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NEW JERSEY AGRICULTURAL PLASTICS RECYCLING PROGRAM ENTERS 11TH YEAR
Contact: Lynne Richmond
(TRENTON) – As New Jersey celebrates the 20th anniversary of mandatory recycling this year, Secretary of Agriculture Charles M. Kuperus is calling on growers to continue to recycle their agricultural plastics.
“Recycling of agricultural plastics keeps these materials out of landfills and saves growers money in disposal costs,” said Secretary Kuperus. “Recycling plastics reduces the need for new plastics that are made from petrochemicals. By recycling film, New Jersey growers help reduce our country’s dependence on foreign oil.”
The state has been recycling greenhouse film since 1997 and expanded the program to include nursery pots, trays, cell paks, drip irrigation tape and plastic pesticide containers. Since implementing the nursery and greenhouse film recycling program, growers have recycled more than 4.6 million pounds of film, saving Garden State farmers almost $140,000 in landfill tipping fees.
A new recycling program opportunity the Department announced in 2006 allows growers to sell their agricultural plastics directly to plastics recyclers. Through this program, growers sold almost 400,000 pounds of used greenhouse film, nursery pots, plug trays, and flats directly to a plastics recycler. Instead of paying almost $15,000 in landfill tipping fees, growers were able to generate almost $8,000 in revenue by selling directly to the plastics firm.
Ten growers from Burlington, Cumberland, Hunterdon, Monmouth, Morris, and Salem County participated in the program. The participants generated 3,320 pounds of polystyrene pots, 65,980 pounds of low-density polyethylene nursery film and 104,195 pounds of high density polyethylene nursery pots.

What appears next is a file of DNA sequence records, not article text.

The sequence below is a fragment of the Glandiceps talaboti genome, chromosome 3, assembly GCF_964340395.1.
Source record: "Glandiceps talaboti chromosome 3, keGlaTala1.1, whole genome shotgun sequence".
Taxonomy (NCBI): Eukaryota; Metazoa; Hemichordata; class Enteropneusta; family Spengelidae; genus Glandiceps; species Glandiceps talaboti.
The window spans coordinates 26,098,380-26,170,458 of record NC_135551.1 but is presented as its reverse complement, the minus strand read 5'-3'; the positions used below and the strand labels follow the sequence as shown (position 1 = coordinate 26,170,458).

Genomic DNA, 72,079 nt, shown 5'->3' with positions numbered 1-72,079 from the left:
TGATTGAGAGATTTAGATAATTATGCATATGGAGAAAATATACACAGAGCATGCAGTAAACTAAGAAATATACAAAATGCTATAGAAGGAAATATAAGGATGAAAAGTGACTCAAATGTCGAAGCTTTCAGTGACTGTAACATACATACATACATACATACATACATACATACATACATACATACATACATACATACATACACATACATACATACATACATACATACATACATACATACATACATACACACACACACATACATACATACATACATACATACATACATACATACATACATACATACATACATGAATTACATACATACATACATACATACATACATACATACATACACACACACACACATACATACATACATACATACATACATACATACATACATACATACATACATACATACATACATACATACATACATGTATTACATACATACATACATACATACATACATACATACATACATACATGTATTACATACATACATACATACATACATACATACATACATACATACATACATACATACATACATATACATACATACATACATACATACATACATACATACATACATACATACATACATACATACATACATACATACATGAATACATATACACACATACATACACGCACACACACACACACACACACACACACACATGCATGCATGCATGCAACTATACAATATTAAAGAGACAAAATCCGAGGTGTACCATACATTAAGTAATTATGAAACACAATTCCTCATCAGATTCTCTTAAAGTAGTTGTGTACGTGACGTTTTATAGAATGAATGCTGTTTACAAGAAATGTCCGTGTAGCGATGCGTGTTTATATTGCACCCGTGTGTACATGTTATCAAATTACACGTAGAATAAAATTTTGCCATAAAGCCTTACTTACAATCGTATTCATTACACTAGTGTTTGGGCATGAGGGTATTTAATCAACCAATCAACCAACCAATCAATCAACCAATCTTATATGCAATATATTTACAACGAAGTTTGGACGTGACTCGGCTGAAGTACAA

The Department hopes to expand this direct marketing recycling program to include landscapers and garden centers in the future.
“While recycling is important to protect our environment, it also is a wonderful opportunity for growers to turn what is normally an operating expense into a revenue generator,” said Kuperus. “We encourage more growers to get involved in recycling.”
There are two regional year-round collection sites for nursery and greenhouse film: the Cumberland County Solid Waste Complex in Deerfield and the Burlington County Occupational Training Center in Mount Holly. Out-of-state growers may take their used film to the Mount Holly site; the Cumberland site only accepts New Jersey growers’ film.
Growers can recycle their drip irrigation tape year-round at the Cumberland County Solid Waste Complex for $30 per ton, a 50 percent savings in landfill tipping fees. Farmers are asked to recycle only drip irrigation tape that is free of foreign matter.
The Department of Agriculture, in partnership with the Cumberland County Improvement Authority, also sponsors a seasonal plastic pesticide container recycling program on specific collection dates. The collection program is held at the Cumberland County Solid Waste Complex in the Township of Deerfield. This is a free program and participants who hold a NJDEP pesticide license are issued one core credit each time they participate in the program. The Department is looking to partner with public and private entities to establish additional collection sites throughout the state.
Vehicles used to transport the agricultural plastics for recycling are not required to be licensed by the NJDEP as long as the used film is transported directly to an approved recycling collection site.
Detailed information on all of the Department’s agricultural plastics recycling programs is available at www.nj.gov/agriculture/divisions/md/prog/recycling.html, or for more information, call (609) 292-5536.